Triglycerides are a type of fat found in the blood. Testing for triglyceride levels usually requires a 12-hour fast because eating can temporarily increase triglyceride levels in the blood. By fasting for 12 hours, the test results will provide a more accurate reflection of a person's baseline triglyceride levels. This fasting requirement helps to ensure the reliability and accuracy of the test results.

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  • 29. 

    This blood component exhibits diurnal varisation, with peak levels occurring in the morning:

    • A.

      Cortisol

    • B.

      Creatinine

    • C.

      Glucose

    • D.

      Phosphate

    Correct Answer
    A. Cortisol
    Explanation
    Cortisol is a hormone that exhibits diurnal variation, meaning its levels fluctuate throughout the day. The peak levels of cortisol occur in the morning, typically within the first few hours after waking up. This is known as the cortisol awakening response, which helps to prepare the body for the day ahead. Cortisol plays a role in regulating various physiological processes, including metabolism, immune function, and stress response.

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  • 30. 

    Test influenced by diurnal variation are typically ordered:

    • A.

      Fasting.

    • B.

      Preop.

    • C.

      Slat.

    • D.

      Timed.

    Correct Answer
    D. Timed.
    Explanation
    The correct answer is "Timed." This means that the test influenced by diurnal variation is typically ordered at a specific time of the day. Diurnal variation refers to the natural fluctuations that occur in various biological processes over a 24-hour period. By ordering the test at a specific time, healthcare professionals can account for these fluctuations and obtain more accurate results. This is particularly important for tests that are affected by factors such as hormone levels, blood pressure, or body temperature, which can vary throughout the day.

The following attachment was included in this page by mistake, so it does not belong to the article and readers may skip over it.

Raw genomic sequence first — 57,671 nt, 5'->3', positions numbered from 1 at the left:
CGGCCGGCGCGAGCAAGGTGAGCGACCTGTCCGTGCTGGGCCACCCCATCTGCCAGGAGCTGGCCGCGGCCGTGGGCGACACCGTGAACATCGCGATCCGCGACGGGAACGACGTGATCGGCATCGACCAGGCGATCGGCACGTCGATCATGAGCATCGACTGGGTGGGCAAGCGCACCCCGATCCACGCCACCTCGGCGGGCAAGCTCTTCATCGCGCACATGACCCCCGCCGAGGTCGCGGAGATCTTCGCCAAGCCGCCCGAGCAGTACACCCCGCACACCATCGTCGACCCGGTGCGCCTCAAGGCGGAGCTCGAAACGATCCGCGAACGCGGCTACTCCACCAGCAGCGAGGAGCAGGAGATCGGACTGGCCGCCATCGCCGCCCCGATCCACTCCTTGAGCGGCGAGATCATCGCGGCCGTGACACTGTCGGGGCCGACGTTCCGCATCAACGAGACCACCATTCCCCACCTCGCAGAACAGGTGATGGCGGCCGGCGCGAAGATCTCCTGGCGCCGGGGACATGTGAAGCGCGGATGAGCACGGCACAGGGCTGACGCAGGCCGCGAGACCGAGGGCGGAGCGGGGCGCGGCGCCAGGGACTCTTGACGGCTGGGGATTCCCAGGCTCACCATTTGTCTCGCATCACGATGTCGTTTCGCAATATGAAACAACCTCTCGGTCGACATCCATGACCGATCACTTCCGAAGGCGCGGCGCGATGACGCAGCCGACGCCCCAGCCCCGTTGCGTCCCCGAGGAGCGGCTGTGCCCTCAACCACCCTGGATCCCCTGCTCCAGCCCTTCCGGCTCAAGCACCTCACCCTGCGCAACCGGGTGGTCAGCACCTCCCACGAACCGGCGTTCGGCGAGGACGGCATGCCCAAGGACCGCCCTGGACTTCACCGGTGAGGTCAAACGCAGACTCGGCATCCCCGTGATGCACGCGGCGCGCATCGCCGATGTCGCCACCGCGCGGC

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  • 31. 

    A drug known to interfere with a blood test should be discontinuted for this many hours before the test ranges for RBC counts?

    • A.

      1-3

    • B.

      4-24

    • C.

      25-30

    • D.

      48-72

    Correct Answer
    B. 4-24
    Explanation
    The drug should be discontinued for 4-24 hours before the blood test for RBC counts because it is known to interfere with the test results. This time frame allows for the drug to be cleared from the system and ensures more accurate and reliable test results.

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  • 32. 

    A test result can be fasely decreased if:

    • A.

      A drug competes with the test reagents for the test analyte.

    • B.

      An analyte-detecting color reaction is enhanced by a drug.

    • C.

      Anticoagulant reflux occurred during specimen collection.

    • D.

      Serum used for the test came partially filled SST.

    Correct Answer
    A. A drug competes with the test reagents for the test analyte.
    Explanation
    If a drug competes with the test reagents for the test analyte, it can lead to a falsely decreased test result. This means that the drug interferes with the accuracy of the test by competing with the reagents that are supposed to detect the analyte being tested. As a result, the test may underestimate the actual levels of the analyte in the specimen, leading to a false decrease in the test result.

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  • 33. 

    Which of the following analytes can remain elevated for 24 hours or more after exercise?

    • A.

      Ck

    • B.

      Co2

    • C.

      K+

    • D.

      Ph

    Correct Answer
    A. Ck